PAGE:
The nationwide strike announced by the Nigeria Labour Congress (NLC) and the Trade Union Congress (TUC), did not come to many as a surprise.

You see, after the recent warning strike, which was targeted at electricity discos, the Organised Labour had promised a total shut down if the Federal Government failed to meet it demands.

Now, that day has come. 


Nationwide Strike: What NLC, TUC Told Akpabio, Akume

As we speak, the government and the Organised Labour are still in disagreement as regards the new minimum wage.

After several back and forth, the Organised Labour declared a nationwide strike.

That strike began on Monday, June 3, 2024.

The Intervention

Meanwhile, in a last-ditch effort to forestall the indefinite nationwide strike, a crucial meeting was held in Abuja.

There, leaders of the NLC and the TUC met with top government officials and the leadership of the National Assembly.

This intervention by the National Assembly seeks to bridge the impasse between labour unions and the federal government over the contentious issues of a new national minimum wage and the hike in electricity tariffs.


The President of the NLC, Joe Ajaero was present at the meeting.

A Living Wage

Ajaero underscored the essence of the meeting, stating: “We are not fighting for a starvation wage but a living wage”.

He highlighted that the government must recognise the workers as the backbone of the nation.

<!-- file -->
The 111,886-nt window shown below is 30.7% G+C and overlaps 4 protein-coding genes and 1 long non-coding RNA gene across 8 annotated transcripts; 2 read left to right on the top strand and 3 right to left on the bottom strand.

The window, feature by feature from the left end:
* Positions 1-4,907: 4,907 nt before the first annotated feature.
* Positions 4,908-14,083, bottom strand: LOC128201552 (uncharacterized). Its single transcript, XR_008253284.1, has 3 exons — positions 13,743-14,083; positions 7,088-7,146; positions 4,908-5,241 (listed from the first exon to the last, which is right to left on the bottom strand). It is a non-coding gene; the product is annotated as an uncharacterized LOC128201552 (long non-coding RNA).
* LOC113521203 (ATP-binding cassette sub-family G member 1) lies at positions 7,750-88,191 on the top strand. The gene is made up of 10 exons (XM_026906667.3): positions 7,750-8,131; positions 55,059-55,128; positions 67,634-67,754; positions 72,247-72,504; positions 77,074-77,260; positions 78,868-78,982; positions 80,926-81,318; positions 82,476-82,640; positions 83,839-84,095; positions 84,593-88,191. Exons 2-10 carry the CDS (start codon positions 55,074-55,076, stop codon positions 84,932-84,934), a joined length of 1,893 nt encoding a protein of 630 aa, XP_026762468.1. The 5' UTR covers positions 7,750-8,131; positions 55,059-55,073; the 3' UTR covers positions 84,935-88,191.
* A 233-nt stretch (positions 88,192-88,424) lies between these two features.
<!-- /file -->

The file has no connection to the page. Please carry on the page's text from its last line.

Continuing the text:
These workers are also relatives and constituents of the lawmakers and ministers present.

Ajaero echoed the urgent need for a wage structure that enables Nigerian workers to meet the escalating cost of living without undue hardship.

Also Read: New Minimum Wage: Labour Declares Indefinite Nationwide Strike 

Furthermore, the TUC leader, Festus Osifo, pointed out the exacerbating economic difficulties faced by Nigerians, particularly over the past year.

Indefinite Nationwide Strike

To him, the economic hardship has complicated the process of negotiating fair remuneration for workers.

Osifo noted that the dire economic conditions demand immediate and thoughtful responses to prevent further deterioration of workers’ welfare.

The meeting, initiated by the National Assembly, aimed at bringing both sides to a consensus to avoid the impending strike which could cripple economic activities across the nation.


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